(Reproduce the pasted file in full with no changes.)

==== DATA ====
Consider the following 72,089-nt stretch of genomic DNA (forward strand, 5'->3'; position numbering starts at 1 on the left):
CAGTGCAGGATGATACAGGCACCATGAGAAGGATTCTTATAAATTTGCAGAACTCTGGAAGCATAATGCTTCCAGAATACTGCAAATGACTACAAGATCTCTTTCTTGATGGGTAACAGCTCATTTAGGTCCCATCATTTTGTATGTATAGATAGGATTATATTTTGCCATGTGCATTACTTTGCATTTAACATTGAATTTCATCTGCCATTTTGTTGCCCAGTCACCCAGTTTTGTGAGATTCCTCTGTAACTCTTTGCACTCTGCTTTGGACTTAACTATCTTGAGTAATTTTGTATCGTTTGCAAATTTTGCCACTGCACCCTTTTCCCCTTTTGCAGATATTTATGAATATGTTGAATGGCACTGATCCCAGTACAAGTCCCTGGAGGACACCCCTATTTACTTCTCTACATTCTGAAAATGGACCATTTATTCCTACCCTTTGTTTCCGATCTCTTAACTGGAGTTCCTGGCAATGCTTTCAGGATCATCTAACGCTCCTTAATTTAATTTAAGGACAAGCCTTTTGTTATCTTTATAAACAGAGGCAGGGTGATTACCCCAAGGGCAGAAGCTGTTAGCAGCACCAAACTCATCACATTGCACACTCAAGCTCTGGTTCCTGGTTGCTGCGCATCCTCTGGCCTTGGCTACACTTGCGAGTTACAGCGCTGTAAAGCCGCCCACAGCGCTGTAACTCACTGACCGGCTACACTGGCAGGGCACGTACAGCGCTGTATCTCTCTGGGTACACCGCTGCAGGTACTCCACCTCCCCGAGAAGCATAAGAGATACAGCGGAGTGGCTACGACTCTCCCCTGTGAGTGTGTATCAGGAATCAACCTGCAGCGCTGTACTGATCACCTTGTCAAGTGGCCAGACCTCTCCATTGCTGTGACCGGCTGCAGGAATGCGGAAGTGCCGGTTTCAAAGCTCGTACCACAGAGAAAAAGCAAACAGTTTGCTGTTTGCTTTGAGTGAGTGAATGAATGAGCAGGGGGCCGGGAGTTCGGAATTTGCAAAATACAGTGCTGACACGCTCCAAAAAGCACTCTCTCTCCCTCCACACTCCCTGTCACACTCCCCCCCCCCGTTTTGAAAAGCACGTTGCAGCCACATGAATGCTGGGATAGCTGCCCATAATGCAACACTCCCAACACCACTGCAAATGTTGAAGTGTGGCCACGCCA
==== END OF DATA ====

Consider the following 72,089-nt stretch of genomic DNA (forward strand, 5'->3'; position numbering starts at 1 on the left):
CAGTGCAGGATGATACAGGCACCATGAGAAGGATTCTTATAAATTTGCAGAACTCTGGAAGCATAATGCTTCCAGAATACTGCAAATGACTACAAGATCTCTTTCTTGATGGGTAACAGCTCATTTAGGTCCCATCATTTTGTATGTATAGATAGGATTATATTTTGCCATGTGCATTACTTTGCATTTAACATTGAATTTCATCTGCCATTTTGTTGCCCAGTCACCCAGTTTTGTGAGATTCCTCTGTAACTCTTTGCACTCTGCTTTGGACTTAACTATCTTGAGTAATTTTGTATCGTTTGCAAATTTTGCCACTGCACCCTTTTCCCCTTTTGCAGATATTTATGAATATGTTGAATGGCACTGATCCCAGTACAAGTCCCTGGAGGACACCCCTATTTACTTCTCTACATTCTGAAAATGGACCATTTATTCCTACCCTTTGTTTCCGATCTCTTAACTGGAGTTCCTGGCAATGCTTTCAGGATCATCTAACGCTCCTTAATTTAATTTAAGGACAAGCCTTTTGTTATCTTTATAAACAGAGGCAGGGTGATTACCCCAAGGGCAGAAGCTGTTAGCAGCACCAAACTCATCACATTGCACACTCAAGCTCTGGTTCCTGGTTGCTGCGCATCCTCTGGCCTTGGCTACACTTGCGAGTTACAGCGCTGTAAAGCCGCCCACAGCGCTGTAACTCACTGACCGGCTACACTGGCAGGGCACGTACAGCGCTGTATCTCTCTGGGTACACCGCTGCAGGTACTCCACCTCCCCGAGAAGCATAAGAGATACAGCGGAGTGGCTACGACTCTCCCCTGTGAGTGTGTATCAGGAATCAACCTGCAGCGCTGTACTGATCACCTTGTCAAGTGGCCAGACCTCTCCATTGCTGTGACCGGCTGCAGGAATGCGGAAGTGCCGGTTTCAAAGCTCGTACCACAGAGAAAAAGCAAACAGTTTGCTGTTTGCTTTGAGTGAGTGAATGAATGAGCAGGGGGCCGGGAGTTCGGAATTTGCAAAATACAGTGCTGACACGCTCCAAAAAGCACTCTCTCTCCCTCCACACTCCCTGTCACACTCCCCCCCCCCGTTTTGAAAAGCACGTTGCAGCCACATGAATGCTGGGATAGCTGCCCATAATGCAACACTCCCAACACCACTGCAAATGTTGAAGTGTGGCCACGCCA